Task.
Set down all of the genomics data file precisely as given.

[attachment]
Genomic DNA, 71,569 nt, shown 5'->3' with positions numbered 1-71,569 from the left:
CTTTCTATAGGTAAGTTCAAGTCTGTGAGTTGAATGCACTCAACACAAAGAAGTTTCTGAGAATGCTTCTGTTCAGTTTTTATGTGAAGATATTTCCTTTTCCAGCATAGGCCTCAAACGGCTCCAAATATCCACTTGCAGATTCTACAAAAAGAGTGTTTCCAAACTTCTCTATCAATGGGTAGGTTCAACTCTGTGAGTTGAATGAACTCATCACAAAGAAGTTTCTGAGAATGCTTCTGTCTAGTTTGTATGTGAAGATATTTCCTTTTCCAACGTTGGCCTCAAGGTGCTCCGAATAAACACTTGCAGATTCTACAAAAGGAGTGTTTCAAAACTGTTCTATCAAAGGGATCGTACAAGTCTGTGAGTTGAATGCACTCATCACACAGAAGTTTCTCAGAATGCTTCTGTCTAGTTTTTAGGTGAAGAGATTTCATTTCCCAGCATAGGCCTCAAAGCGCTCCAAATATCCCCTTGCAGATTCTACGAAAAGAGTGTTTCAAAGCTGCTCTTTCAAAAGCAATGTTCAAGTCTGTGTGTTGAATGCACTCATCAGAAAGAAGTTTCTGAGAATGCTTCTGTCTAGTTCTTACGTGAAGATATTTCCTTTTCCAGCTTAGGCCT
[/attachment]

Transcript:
Genomic DNA, 71,569 nt, shown 5'->3' with positions numbered 1-71,569 from the left:
CTTTCTATAGGTAAGTTCAAGTCTGTGAGTTGAATGCACTCAACACAAAGAAGTTTCTGAGAATGCTTCTGTTCAGTTTTTATGTGAAGATATTTCCTTTTCCAGCATAGGCCTCAAACGGCTCCAAATATCCACTTGCAGATTCTACAAAAAGAGTGTTTCCAAACTTCTCTATCAATGGGTAGGTTCAACTCTGTGAGTTGAATGAACTCATCACAAAGAAGTTTCTGAGAATGCTTCTGTCTAGTTTGTATGTGAAGATATTTCCTTTTCCAACGTTGGCCTCAAGGTGCTCCGAATAAACACTTGCAGATTCTACAAAAGGAGTGTTTCAAAACTGTTCTATCAAAGGGATCGTACAAGTCTGTGAGTTGAATGCACTCATCACACAGAAGTTTCTCAGAATGCTTCTGTCTAGTTTTTAGGTGAAGAGATTTCATTTCCCAGCATAGGCCTCAAAGCGCTCCAAATATCCCCTTGCAGATTCTACGAAAAGAGTGTTTCAAAGCTGCTCTTTCAAAAGCAATGTTCAAGTCTGTGTGTTGAATGCACTCATCAGAAAGAAGTTTCTGAGAATGCTTCTGTCTAGTTCTTACGTGAAGATATTTCCTTTTCCAGCTTAGGCCT